Re[2]: Low precision exponentiation

*To*: mathgroup at smc.vnet.net*Subject*: [mg129843] Re[2]: Low precision exponentiation*From*: "Blaise F Egan" <blaise at blaisefegan.me.uk>*Date*: Mon, 18 Feb 2013 06:01:43 -0500 (EST)*Delivered-to*: l-mathgroup@mail-archive0.wolfram.com*Delivered-to*: l-mathgroup@wolfram.com*Delivered-to*: mathgroup-newout@smc.vnet.net*Delivered-to*: mathgroup-newsend@smc.vnet.net*Reply-to*: "Blaise F Egan" <blaise at blaisefegan.me.uk>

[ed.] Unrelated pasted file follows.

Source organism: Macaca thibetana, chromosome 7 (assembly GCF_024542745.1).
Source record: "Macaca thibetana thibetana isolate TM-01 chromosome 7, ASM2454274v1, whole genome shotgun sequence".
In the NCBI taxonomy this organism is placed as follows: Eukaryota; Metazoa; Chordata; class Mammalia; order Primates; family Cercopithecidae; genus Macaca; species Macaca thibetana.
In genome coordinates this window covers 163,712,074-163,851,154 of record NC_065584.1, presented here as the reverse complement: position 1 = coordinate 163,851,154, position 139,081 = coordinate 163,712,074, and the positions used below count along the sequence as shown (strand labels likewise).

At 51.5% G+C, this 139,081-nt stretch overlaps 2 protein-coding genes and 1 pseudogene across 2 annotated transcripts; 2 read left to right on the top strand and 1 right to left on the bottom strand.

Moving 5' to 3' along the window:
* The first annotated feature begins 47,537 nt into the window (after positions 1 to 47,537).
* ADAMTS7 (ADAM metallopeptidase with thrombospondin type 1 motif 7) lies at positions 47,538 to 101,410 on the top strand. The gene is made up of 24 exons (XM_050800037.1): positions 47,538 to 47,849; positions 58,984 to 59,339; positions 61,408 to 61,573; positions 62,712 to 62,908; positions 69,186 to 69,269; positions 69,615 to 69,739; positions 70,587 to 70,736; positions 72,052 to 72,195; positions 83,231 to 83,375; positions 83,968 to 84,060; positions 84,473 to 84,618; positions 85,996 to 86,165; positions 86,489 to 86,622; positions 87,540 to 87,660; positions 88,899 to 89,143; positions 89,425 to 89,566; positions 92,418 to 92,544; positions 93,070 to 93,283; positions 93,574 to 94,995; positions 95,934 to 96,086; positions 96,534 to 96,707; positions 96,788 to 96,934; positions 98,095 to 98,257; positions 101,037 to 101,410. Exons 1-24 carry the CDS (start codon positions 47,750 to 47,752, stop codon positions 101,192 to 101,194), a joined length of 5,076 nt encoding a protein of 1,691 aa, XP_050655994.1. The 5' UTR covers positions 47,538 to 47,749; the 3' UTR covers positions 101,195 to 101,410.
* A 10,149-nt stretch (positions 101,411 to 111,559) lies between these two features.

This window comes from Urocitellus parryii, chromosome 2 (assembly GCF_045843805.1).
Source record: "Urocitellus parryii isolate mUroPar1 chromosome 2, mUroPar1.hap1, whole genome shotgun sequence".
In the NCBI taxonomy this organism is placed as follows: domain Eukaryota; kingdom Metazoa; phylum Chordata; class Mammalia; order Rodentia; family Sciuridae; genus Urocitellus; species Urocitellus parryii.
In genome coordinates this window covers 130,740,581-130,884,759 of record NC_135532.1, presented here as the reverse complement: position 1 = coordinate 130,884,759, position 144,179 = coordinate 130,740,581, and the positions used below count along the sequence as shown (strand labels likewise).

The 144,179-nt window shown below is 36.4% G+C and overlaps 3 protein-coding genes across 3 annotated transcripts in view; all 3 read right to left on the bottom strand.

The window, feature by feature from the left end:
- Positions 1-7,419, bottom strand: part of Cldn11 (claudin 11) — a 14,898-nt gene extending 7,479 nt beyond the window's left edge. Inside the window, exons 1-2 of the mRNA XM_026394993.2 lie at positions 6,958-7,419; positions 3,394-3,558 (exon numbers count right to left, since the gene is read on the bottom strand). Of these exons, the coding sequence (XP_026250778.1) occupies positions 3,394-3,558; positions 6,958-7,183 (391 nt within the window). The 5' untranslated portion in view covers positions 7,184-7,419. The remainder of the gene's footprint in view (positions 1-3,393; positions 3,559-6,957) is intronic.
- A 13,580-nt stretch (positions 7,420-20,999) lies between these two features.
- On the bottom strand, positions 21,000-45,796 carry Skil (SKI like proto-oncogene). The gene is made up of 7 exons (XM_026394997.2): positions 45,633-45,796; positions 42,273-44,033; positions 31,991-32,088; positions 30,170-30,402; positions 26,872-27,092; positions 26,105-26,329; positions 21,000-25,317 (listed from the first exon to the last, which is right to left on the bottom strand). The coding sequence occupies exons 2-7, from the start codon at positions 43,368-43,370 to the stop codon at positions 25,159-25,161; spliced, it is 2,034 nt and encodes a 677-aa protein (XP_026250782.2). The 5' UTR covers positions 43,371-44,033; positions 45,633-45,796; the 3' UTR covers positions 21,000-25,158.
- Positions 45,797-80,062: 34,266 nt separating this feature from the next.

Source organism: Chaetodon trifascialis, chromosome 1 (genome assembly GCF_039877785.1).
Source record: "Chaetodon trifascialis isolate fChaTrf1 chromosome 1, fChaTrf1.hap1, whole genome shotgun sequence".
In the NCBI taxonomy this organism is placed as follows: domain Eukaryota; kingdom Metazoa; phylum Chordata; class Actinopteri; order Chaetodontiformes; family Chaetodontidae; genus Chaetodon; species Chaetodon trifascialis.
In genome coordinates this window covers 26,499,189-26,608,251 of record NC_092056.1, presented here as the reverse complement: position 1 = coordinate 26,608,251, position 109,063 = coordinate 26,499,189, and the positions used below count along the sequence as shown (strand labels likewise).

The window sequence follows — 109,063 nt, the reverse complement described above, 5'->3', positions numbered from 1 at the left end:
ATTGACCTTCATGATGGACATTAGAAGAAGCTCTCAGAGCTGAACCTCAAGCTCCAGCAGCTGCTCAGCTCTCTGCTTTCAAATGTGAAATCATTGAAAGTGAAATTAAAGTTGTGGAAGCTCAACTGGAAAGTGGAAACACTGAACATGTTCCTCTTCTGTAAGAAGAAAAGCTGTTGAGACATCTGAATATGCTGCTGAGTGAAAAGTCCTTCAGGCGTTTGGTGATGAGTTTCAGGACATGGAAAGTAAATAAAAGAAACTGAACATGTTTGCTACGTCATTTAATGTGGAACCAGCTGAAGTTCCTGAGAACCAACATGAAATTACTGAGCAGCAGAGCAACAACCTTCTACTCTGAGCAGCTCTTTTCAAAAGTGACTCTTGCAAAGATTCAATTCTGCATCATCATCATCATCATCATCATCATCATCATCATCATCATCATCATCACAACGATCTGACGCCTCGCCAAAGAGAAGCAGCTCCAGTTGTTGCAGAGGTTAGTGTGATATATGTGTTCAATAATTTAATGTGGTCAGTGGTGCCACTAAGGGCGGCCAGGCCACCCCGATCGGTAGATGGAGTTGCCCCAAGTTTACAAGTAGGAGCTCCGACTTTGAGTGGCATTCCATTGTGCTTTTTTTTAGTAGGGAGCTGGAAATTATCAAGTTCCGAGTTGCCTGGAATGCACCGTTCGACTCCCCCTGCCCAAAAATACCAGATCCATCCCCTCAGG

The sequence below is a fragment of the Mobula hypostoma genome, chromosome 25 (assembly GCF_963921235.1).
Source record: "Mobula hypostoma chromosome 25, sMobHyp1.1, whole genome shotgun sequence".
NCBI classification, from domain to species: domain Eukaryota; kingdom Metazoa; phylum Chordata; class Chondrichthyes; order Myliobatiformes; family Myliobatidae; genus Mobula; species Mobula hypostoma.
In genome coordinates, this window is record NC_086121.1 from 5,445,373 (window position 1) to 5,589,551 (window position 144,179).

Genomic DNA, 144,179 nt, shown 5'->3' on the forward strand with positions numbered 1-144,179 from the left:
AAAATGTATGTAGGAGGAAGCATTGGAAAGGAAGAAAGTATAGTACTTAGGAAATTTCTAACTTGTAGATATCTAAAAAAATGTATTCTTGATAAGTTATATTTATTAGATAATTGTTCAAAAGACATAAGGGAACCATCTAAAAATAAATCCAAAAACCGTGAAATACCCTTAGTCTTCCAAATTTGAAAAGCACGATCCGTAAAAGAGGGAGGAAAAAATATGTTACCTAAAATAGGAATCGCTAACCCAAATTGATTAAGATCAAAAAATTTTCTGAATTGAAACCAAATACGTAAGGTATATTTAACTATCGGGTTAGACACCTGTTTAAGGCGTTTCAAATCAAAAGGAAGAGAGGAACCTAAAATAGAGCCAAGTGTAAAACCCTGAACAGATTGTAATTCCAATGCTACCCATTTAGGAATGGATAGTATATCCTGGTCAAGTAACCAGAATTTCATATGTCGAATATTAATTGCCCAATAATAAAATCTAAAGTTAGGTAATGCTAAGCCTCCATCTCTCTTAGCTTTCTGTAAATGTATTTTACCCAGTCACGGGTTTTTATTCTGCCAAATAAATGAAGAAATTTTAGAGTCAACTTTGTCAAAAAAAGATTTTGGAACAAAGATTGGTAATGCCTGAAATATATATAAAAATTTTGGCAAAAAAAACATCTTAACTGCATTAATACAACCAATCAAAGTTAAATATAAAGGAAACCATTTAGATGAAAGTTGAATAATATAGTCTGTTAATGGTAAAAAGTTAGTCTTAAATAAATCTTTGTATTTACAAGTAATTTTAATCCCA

Thanks to all the nice people who took the time to explain it to a newbie. Best wishes Blaise ------ Original Message ------ From: "Murray Eisenberg" <murray at math.umass.edu> To: "mathgroup" <mathgroup at smc.vnet.net> Sent: 17/02/2013 16:24:08 Subject: [mg129843] Re: Low precision exponentiation >You are not doing anything "silly"; you're just being caught by two common traps for Mathematica beginners. > >First, by default Mathematica treats 2.5 as a machine-precision number; no matter what you do with it as is, you won't get any more than machine-precision as result. You need to specify you mean exactly that number, to the desired precision, e.g.: > > 2.5`30 > >Second, no matter what the precision of a number, by default Mathematica only _displays_ 6 significant digits. To get more digits, use NumberForm (or depending on the format you want, perhaps ScientificForm, EngineeringForm, or AccountingForm), with second argument the number of digits to display. > >Thus: > > NumberForm[N[2.5`30^125, 30], 30] >5.527147875260444560247265192*10^(49) > >Actually, in such an example you probably want to be more careful, since the calculation may lose precision. In fact: > > Precision[N[2.5`30^125, 30]] >27.9031 > >You've lost 2 to 3 digits of precision. So just increase the precision in the calculation: > > Precision[N[2.5`40^125, 40]] >37.9031 > >Which means that when you display 30 digits of N[2.5`40^125, 40] with NumberForm, all 30 digits will be correct. > >On Feb 17, 2013, at 4:08 AM, Blaise F Egan <blaise at blaisefegan.me.uk> wrote: > > >> >>I am trying to evaluate 2.5^125 to high precision. >> >>R gives 5.527147875260445183346e+49 as the answer but Mathematica with N[2.5^125,30] gives 5.52715*10^49 and says that is to machine precision. >> >>I am inexperienced at Mathematica. Am I doing something silly? >> > > >--- >Murray Eisenberg murray at math.umass.edu >Mathematics & Statistics Dept. >Lederle Graduate Research Tower phone 413 549-1020 (H) >University of Massachusetts 413 545-2838 (W) >710 North Pleasant Street fax 413 545-1801 >Amherst, MA 01003-9305 > > > > > > >